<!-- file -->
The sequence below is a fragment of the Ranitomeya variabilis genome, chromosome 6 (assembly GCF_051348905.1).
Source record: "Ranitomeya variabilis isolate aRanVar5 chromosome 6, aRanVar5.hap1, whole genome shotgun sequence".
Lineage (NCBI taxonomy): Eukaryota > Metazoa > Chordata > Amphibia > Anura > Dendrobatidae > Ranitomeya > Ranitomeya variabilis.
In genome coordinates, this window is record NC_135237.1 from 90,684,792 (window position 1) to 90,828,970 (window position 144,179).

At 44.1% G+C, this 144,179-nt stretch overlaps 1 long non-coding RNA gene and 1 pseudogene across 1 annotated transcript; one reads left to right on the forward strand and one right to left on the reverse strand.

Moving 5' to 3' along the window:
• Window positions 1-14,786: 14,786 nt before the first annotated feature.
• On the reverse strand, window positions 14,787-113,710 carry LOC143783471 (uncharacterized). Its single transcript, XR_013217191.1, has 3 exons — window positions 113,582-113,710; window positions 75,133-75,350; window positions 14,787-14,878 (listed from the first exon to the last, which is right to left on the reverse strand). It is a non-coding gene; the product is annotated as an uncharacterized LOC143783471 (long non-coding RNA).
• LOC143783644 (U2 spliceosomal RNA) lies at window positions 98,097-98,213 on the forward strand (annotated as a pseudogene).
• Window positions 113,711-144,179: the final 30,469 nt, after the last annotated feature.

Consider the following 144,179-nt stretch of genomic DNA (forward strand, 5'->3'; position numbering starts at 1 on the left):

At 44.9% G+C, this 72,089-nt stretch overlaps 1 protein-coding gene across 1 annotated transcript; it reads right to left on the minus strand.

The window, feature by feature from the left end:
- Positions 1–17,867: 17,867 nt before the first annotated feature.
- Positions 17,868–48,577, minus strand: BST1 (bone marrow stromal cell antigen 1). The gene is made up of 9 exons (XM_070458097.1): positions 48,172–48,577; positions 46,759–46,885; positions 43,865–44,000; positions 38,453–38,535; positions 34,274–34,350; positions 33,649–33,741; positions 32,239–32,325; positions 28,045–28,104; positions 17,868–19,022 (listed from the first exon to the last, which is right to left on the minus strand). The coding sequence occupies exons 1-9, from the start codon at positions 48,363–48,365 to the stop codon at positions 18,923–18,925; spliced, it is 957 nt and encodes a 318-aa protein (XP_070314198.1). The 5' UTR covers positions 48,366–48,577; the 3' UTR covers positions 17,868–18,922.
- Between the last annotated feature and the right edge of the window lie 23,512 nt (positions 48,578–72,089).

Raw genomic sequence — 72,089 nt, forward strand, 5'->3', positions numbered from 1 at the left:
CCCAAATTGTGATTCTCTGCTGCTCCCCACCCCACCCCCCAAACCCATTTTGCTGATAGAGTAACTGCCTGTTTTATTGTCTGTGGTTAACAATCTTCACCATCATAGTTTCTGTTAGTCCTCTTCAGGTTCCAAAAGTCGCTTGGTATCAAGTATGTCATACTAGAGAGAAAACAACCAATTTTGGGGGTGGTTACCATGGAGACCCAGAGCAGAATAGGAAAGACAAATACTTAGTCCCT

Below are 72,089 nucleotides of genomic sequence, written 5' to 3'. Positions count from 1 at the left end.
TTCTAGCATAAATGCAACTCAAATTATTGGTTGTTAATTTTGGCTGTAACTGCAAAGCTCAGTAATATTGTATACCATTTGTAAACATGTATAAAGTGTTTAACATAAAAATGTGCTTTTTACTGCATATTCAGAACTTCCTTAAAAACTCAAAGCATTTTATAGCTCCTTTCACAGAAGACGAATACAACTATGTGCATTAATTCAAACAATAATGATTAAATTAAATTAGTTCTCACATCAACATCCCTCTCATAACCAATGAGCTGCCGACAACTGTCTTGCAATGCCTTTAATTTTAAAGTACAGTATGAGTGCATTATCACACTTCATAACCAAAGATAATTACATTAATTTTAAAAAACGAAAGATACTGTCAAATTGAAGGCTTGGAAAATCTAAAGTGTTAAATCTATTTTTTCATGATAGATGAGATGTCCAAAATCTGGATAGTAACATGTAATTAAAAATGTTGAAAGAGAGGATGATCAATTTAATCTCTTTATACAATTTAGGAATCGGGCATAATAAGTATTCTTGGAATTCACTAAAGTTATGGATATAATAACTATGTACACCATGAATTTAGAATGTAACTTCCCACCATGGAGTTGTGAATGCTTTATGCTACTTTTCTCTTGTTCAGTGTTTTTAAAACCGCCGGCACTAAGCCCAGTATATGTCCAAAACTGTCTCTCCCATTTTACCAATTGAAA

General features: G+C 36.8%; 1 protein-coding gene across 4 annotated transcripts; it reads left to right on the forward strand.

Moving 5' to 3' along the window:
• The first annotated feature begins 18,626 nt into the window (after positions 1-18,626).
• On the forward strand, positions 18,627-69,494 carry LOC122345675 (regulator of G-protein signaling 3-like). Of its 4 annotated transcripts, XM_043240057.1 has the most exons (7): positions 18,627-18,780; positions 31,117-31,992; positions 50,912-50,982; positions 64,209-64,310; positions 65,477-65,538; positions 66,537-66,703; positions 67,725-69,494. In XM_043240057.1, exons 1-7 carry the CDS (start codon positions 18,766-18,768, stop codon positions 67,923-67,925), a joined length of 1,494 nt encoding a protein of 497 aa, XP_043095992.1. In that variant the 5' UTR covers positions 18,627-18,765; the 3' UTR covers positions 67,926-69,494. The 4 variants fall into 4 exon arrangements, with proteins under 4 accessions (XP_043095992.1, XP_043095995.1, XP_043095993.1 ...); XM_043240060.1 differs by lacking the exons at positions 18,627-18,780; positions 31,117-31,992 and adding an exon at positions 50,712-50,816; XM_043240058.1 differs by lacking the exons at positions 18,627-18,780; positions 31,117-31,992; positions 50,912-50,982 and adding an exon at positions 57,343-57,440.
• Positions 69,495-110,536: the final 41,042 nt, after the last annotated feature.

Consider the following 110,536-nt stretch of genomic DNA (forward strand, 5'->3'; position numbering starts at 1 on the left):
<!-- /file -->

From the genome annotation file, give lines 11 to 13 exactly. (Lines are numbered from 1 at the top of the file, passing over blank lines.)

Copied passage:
Consider the following 144,179-nt stretch of genomic DNA (forward strand, 5'->3'; position numbering starts at 1 on the left):

At 44.9% G+C, this 72,089-nt stretch overlaps 1 protein-coding gene across 1 annotated transcript; it reads right to left on the minus strand.

The window, feature by feature from the left end: